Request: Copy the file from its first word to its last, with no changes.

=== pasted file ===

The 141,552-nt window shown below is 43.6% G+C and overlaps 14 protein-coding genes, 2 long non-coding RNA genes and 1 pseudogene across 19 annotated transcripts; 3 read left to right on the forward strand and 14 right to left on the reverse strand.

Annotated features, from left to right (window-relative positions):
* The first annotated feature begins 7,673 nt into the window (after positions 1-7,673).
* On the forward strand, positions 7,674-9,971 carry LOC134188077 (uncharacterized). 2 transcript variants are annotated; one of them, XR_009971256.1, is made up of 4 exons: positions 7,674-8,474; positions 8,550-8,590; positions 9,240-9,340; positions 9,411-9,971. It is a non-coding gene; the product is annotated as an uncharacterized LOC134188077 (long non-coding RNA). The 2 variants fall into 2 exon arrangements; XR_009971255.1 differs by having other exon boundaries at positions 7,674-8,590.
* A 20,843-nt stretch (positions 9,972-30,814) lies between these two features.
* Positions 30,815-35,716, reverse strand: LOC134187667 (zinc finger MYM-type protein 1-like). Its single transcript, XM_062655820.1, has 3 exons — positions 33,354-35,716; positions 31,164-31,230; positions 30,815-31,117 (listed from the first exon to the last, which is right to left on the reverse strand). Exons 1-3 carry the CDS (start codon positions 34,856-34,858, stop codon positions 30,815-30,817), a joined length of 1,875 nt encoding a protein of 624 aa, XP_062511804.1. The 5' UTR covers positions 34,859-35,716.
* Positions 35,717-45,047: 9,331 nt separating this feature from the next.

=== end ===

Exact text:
The 141,552-nt window shown below is 43.6% G+C and overlaps 14 protein-coding genes, 2 long non-coding RNA genes and 1 pseudogene across 19 annotated transcripts; 3 read left to right on the forward strand and 14 right to left on the reverse strand.

Annotated features, from left to right (window-relative positions):
* The first annotated feature begins 7,673 nt into the window (after positions 1-7,673).
* On the forward strand, positions 7,674-9,971 carry LOC134188077 (uncharacterized). 2 transcript variants are annotated; one of them, XR_009971256.1, is made up of 4 exons: positions 7,674-8,474; positions 8,550-8,590; positions 9,240-9,340; positions 9,411-9,971. It is a non-coding gene; the product is annotated as an uncharacterized LOC134188077 (long non-coding RNA). The 2 variants fall into 2 exon arrangements; XR_009971255.1 differs by having other exon boundaries at positions 7,674-8,590.
* A 20,843-nt stretch (positions 9,972-30,814) lies between these two features.
* Positions 30,815-35,716, reverse strand: LOC134187667 (zinc finger MYM-type protein 1-like). Its single transcript, XM_062655820.1, has 3 exons — positions 33,354-35,716; positions 31,164-31,230; positions 30,815-31,117 (listed from the first exon to the last, which is right to left on the reverse strand). Exons 1-3 carry the CDS (start codon positions 34,856-34,858, stop codon positions 30,815-30,817), a joined length of 1,875 nt encoding a protein of 624 aa, XP_062511804.1. The 5' UTR covers positions 34,859-35,716.
* Positions 35,717-45,047: 9,331 nt separating this feature from the next.